Energy efficiency and alternative energy in tenant-occupied commercial buildings has long been a contentious subject. Landlords want to know why they should bear the brunt of the upfront costs for energy efficient upgrades or alternative energy solutions like solar power when they will not actually reap the majority of the savings from it. This attitude seems to be prevalent among landlords, regardless of whether they own residential or commercial properties.
Very often, it's the tenants who pay the electricity bills for their units, and thus, they seem to benefit the most from the upgrades. Installing something like a solar PV system will lower the tenants' monthly bill while forcing the landlord to pay the upfront cost of solar power.
This is a textbook example for what is known as a "split incentive." A split incentive is a situation where the person or group making the upfront investment in something won't end up with all of the rewards.
Rethinking the landlord/tenant split incentive in commercial buildings
This line of thinking may have had something to it in years past, but recent developments in the energy efficiency and alternative energy sectors have changed the relationship between landlords and tenants. No longer do building owners have to worry about their investments in their properties failing to pay themselves off – energy efficient buildings can make a landlord's money back while providing them with other intangible but still very real benefits.
In a report on the benefits of landlords and tenants sharing the responsibility for energy efficiency, Energy Star noted that what benefits one group will benefit the other. The agency wrote of Brandywine Realty Trust, a realty company with a space for rent in Philadelphia, wanted to own a building that would allow it to brand itself as an environmentally-conscious building owner. This was perfect for their eventual tenant, international law firm Reed Smith LLC. Reed Smith wanted to differentiate itself by positioning itself as an industry leader that cared for the health and safety of its employees, community and the environment.
The two businesses found a perfect partner in one another and started to collaborate on the project of making the building more energy efficient. The two found that updated lighting, HVAC optimization, Energy Star appliances and other upgrades would lead to a projected 35% reduction in energy use compared to standard systems. Additionally, "smart" features like occupancy sensors that can adjust the heat or lighting based on how many people are in the building would make the make the building less energy intensive and save even more on energy costs.
These upgrades provide more intangible benefits too. Energy efficient buildings tend to be more comfortable and have higher air quality, which improves the occupant's health. Additionally, as Fortune reported, young workers are increasingly concerned with a company's image when choosing where to work, with sustainability playing a big role in the overall brand of a company. Green upgrades can be just the image-enhancer a tenant needs to make his business more attractive to the young workforce.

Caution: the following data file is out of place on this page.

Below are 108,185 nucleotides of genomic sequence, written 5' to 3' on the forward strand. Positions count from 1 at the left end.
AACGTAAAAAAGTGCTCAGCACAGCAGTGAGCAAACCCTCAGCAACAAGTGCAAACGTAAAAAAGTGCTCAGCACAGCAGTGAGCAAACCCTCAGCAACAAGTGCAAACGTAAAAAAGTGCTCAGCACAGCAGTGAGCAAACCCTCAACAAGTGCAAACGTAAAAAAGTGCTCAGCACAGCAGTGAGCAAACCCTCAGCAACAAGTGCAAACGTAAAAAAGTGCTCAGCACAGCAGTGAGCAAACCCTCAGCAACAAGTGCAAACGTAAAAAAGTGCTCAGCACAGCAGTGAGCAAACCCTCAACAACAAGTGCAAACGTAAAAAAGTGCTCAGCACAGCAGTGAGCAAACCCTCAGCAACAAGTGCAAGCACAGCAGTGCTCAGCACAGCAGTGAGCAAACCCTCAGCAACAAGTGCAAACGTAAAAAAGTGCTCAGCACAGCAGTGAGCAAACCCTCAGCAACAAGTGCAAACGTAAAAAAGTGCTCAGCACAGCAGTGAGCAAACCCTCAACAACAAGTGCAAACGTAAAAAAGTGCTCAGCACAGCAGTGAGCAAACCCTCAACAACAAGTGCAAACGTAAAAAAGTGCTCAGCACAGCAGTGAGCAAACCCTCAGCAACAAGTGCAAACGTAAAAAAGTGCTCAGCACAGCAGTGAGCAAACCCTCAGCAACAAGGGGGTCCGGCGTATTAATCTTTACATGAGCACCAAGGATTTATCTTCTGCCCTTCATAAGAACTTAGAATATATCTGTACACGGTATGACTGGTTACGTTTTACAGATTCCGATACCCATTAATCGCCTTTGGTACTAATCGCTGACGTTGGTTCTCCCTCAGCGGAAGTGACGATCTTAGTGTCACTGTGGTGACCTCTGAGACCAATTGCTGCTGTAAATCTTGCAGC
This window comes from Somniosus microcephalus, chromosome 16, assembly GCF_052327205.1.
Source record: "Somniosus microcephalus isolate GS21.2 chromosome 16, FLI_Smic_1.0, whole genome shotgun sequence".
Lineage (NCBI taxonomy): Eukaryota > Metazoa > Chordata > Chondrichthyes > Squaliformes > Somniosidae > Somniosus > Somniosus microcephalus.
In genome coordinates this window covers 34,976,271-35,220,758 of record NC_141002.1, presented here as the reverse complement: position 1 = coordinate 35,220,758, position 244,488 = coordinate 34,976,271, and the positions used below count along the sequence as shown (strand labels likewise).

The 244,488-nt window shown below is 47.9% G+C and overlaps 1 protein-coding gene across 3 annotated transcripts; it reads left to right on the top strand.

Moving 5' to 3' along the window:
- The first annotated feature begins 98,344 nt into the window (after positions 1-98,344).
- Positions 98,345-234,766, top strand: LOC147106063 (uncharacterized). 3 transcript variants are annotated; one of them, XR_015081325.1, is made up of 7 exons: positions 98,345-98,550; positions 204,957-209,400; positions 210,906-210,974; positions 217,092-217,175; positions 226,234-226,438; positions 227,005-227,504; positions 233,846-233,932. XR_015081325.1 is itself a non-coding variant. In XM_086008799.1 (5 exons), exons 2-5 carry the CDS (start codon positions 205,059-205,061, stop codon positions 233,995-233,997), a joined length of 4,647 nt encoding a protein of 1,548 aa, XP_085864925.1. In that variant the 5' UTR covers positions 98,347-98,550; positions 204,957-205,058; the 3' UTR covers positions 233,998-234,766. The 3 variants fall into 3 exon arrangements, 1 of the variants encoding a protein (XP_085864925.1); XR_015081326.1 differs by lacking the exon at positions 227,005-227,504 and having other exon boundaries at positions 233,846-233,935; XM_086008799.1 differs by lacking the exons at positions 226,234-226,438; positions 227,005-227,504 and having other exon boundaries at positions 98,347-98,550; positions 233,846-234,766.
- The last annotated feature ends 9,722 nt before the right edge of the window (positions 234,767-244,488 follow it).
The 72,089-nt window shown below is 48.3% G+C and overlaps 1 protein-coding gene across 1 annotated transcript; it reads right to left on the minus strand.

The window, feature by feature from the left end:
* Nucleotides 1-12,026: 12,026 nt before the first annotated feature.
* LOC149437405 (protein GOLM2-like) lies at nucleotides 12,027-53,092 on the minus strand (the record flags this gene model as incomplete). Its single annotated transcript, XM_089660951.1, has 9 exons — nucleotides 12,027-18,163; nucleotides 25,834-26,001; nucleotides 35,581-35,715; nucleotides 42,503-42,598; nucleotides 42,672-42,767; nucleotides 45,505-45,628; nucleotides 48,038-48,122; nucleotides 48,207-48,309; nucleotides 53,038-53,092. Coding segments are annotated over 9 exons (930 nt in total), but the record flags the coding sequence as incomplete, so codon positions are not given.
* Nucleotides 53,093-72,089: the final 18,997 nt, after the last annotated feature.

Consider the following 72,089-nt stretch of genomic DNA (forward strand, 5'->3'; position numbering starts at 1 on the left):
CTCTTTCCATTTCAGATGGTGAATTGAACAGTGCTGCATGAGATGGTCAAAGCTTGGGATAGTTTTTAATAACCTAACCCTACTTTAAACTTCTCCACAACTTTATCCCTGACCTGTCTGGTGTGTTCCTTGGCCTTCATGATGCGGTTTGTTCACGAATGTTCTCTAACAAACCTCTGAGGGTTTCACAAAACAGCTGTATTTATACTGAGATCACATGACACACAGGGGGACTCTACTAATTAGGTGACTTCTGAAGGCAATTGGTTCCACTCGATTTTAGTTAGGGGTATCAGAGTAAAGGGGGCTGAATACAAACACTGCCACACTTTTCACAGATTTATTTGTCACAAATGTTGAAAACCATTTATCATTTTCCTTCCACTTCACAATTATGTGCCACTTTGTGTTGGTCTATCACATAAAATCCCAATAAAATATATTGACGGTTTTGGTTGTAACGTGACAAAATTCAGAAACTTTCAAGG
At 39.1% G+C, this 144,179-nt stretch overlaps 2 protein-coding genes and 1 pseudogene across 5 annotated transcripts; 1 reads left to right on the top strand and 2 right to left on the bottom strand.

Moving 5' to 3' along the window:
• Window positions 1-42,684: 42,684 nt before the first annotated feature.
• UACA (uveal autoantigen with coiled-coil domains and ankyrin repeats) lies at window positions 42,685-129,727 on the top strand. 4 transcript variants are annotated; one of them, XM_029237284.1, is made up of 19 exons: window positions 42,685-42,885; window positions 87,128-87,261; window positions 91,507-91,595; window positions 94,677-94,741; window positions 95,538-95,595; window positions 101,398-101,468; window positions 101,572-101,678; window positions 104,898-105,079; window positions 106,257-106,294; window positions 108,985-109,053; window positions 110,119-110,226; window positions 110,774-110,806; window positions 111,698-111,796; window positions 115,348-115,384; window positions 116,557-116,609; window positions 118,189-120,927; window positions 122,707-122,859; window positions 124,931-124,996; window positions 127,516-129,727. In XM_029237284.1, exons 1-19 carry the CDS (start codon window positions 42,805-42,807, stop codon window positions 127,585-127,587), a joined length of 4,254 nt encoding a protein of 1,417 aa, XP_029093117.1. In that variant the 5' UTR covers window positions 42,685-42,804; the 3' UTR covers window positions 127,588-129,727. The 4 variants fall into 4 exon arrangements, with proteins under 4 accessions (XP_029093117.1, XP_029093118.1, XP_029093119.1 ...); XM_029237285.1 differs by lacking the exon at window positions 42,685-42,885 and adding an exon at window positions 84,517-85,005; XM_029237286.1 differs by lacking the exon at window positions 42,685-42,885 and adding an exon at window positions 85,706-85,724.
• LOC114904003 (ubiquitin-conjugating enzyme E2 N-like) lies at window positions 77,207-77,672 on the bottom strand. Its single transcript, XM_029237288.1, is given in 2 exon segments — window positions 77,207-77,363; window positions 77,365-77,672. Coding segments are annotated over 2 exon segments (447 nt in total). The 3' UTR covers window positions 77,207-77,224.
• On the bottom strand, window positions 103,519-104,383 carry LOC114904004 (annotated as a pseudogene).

How landlords benefit
To that last point, one may wonder what benefits that has for the landlord. It still sounds like the tenants are getting the better end of the deal.
It's important to note that in this case, what benefits the tenant can also benefit the commercial landlord. Energy efficient upgrades are becoming increasingly desirable for business, and many are willing to pay more for them. Increased tenant satisfaction may also lead to less turnover, bringing predictability to the landlord's operation.
It's important to remember that financial incentives and creative loans can make investing in new energy efficient upgrades much less onerous in terms of upfront costs. Federal and state rebates can be awarded not just for things like solar power, but for HVAC upgrades, Energy Star appliances and so on.
Larger purchases, like commercial solar installations can also pay off for landlords. Some building owners have held off on going solar because they haven't seen why they should pay for the system if the tenants were going to be rewarded with lower electric bills. In many states, however, it's possible to go solar for little to no money down thanks to generous government rebates and tax writeoffs.
In addition to making the building more attractive for potential tenants and lowering existing tenants' bills, solar power can actually pay off for the system's owner as well. Building owners in states with SREC programs allow the owner of the solar PV system to get paid for every SREC the system generates. This means that while the tenants are loving their lower bills, landlords are also sharing in the rewards and paying their systems off quicker.